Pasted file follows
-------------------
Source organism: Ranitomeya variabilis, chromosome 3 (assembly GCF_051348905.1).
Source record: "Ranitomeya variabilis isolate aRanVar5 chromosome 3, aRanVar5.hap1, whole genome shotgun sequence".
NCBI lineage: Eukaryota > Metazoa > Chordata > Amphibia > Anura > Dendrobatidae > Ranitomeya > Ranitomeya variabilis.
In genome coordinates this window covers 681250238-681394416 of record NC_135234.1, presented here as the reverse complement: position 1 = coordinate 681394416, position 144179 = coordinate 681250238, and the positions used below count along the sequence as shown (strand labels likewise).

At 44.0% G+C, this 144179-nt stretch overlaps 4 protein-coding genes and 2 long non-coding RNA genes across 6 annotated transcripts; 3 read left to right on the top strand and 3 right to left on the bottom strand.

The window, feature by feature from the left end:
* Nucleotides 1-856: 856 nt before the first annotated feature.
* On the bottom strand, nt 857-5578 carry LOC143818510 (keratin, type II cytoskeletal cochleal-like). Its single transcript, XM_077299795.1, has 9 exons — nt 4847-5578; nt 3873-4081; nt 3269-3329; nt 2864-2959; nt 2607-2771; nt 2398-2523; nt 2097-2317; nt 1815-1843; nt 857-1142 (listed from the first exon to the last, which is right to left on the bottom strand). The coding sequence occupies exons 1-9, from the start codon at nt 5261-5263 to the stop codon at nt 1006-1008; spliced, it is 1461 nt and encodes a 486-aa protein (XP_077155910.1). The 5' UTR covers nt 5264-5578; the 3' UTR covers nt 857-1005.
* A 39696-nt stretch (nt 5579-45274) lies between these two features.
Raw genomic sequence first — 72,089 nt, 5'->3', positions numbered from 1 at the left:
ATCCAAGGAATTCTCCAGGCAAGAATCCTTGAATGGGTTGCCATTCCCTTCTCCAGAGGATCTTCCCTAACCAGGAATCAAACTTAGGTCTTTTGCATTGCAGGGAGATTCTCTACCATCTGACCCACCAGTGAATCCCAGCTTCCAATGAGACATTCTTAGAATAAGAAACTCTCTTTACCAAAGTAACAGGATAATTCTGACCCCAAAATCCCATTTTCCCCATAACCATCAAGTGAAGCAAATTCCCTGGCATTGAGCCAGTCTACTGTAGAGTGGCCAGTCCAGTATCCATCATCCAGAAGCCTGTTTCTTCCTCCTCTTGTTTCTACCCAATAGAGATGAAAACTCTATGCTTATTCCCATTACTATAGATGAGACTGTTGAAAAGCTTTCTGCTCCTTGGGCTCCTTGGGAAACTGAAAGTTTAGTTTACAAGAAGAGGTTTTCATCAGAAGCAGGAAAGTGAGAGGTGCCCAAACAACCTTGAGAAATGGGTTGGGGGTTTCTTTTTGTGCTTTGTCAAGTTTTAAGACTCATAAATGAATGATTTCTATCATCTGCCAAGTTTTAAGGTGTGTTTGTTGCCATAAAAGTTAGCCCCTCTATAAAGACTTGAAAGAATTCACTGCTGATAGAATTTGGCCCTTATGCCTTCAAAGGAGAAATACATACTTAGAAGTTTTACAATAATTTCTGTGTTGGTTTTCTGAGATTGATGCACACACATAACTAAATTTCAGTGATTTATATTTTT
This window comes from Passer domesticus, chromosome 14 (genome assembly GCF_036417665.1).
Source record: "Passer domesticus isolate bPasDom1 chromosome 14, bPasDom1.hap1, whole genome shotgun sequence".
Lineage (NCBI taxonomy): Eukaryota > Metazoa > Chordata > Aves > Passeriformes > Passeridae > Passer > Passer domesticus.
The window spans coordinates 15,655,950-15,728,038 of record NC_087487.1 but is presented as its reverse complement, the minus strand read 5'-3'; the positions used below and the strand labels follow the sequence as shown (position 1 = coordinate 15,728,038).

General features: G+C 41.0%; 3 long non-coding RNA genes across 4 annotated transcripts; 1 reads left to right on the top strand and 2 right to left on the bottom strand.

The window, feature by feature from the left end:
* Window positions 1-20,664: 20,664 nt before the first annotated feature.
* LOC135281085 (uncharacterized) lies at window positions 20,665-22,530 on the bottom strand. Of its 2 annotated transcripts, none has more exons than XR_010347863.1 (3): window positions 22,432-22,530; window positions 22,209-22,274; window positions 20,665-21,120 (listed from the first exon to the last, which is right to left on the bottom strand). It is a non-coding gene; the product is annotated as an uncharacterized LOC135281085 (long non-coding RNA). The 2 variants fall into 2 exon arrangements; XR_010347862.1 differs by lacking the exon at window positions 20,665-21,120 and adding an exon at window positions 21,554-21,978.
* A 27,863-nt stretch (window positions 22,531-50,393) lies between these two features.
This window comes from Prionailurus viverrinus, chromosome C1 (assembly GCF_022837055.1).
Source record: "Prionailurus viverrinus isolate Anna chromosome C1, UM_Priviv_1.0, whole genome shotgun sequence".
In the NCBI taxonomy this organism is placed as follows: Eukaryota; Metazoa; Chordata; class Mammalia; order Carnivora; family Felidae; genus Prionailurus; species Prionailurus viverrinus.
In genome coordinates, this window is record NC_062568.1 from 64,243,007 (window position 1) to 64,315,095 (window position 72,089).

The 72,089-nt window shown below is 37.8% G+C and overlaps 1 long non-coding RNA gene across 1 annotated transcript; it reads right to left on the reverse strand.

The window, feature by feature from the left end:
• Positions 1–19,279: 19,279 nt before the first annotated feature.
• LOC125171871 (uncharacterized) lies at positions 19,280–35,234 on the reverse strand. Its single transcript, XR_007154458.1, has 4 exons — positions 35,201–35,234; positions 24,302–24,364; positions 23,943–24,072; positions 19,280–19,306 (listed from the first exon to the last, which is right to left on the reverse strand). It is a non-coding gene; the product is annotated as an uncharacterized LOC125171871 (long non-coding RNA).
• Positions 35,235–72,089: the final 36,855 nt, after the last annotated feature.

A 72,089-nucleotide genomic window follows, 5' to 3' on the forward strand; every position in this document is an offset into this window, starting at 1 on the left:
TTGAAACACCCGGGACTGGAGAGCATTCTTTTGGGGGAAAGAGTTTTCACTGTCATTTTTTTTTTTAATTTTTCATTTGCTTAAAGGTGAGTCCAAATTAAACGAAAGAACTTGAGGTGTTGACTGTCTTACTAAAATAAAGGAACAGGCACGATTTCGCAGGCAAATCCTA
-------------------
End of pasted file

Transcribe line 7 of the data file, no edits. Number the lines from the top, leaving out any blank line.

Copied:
* Nucleotides 1-856: 856 nt before the first annotated feature.